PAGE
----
The Wallstreet Journal on the Fed’s new media campaign to spin its inflationary policies:
The former Goldman Sachs chief economist gave a speech explaining the economy’s progress and the Fed’s successes, but come question time the main thing the crowd wanted to know was why they’re paying so much more for food and gas. Keep in mind the Fed doesn’t think food and gas prices matter to its policy calculations because they aren’t part of “core” inflation.
So Mr. Dudley tried to explain that other prices are falling. “Today you can buy an iPad 2 that costs the same as an iPad 1 that is twice as powerful,” he said. “You have to look at the prices of all things.”
Here’s the thing: The iPad was always going to provide more bang for the buck regardless of what the Fed did or didn’t do. The cost drop for the iPad is due to the rapid technological change in the computer field. Moreover, without the Fed destroying the value of the money in people’s pockets, the cost to performance ratio change for the iPad would have been even more dramatic.
How can the Fed claim they aren’t causing problems by pointing to a factor over which they have no influence. Shouldn’t we hold the Fed accountable for the factors they do influence?
Improving technology automatically improves the standard of living but that has nothing to do with inflation. Yes, it’s great that you can buy a much more powerful iPad2 for the same price as an iPad1 but it’s not so great if you can’t afford even the price of an iPad1 now because your food and gas prices have increased to absorb all the excess income you had budgeted to get a new iPad!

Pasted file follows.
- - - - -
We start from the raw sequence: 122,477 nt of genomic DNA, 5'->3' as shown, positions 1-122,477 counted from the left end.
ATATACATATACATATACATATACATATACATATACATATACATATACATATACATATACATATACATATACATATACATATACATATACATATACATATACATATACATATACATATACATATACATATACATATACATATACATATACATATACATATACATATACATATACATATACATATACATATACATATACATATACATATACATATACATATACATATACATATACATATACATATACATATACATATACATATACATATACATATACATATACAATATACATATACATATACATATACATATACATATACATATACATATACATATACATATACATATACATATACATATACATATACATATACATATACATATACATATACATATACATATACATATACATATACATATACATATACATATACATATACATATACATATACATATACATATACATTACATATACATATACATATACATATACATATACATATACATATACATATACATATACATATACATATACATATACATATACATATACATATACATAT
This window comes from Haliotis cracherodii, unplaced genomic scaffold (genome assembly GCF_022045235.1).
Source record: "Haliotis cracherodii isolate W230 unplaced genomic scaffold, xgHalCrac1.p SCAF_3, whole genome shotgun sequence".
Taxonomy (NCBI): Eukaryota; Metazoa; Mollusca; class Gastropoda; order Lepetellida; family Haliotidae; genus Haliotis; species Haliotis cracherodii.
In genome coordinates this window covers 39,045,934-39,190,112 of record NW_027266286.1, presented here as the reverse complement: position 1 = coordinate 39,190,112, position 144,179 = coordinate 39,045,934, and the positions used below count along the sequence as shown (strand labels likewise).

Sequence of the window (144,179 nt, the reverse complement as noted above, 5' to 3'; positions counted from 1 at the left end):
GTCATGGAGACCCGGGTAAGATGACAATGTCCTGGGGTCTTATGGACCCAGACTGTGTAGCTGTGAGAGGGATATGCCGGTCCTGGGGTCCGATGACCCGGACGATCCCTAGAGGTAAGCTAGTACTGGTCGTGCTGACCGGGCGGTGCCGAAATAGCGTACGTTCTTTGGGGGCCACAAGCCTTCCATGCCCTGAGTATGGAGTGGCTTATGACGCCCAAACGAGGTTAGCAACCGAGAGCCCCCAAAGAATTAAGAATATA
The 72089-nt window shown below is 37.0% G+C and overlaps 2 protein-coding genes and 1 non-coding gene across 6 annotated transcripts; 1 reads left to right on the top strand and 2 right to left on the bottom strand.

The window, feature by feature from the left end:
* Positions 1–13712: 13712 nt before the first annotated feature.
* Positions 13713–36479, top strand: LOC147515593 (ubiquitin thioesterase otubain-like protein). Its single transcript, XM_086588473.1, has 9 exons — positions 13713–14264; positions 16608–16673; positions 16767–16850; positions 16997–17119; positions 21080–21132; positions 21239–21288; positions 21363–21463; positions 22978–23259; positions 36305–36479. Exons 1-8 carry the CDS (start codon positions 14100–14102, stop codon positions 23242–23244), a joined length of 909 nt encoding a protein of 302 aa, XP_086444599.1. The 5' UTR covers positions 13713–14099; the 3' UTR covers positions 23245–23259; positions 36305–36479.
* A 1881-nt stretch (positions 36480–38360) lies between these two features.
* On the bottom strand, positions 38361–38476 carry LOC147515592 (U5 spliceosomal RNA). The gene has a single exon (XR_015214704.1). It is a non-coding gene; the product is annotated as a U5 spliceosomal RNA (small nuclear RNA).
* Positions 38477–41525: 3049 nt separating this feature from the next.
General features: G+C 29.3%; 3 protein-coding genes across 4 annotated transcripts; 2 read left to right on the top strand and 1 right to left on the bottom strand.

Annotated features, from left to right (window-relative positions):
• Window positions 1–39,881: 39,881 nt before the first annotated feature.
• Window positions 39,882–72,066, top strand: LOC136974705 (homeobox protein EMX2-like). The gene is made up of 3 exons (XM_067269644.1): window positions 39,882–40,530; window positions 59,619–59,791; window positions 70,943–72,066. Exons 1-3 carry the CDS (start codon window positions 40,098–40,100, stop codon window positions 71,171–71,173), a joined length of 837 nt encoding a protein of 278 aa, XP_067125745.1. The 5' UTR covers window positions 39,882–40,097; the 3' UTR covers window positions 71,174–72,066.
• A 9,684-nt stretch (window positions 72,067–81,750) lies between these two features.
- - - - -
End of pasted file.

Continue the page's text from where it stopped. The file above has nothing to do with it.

Inflation is the most dangerous of all financial strategies. It destroys real wealth and utterly disrupts the price mechanisms that drives the entire economy. To the extent it works, it does so by transferring vast amounts of wealth from ordinary people to those who get the inflated currency first. In this case, it is the large banks that the Fed are trying to re-inflate after the housing bust sucked all the capital out of them.
Even if is necessary, and I’m not saying it is, the Fed should have at least have the good grace to explain things straight to us instead of trying to convince us that our rapidly decreasing purchasing power is nothing to worry about. Inflation is just a form of taxation. They are taking money from us to prop up our financial institution. That taking will leave us all with a lower standard of living than we would have had otherwise. They should be honest about that.
Just because Steve Jobs is very good at his job doesn’t mean the Fed doesn’t suck at theirs.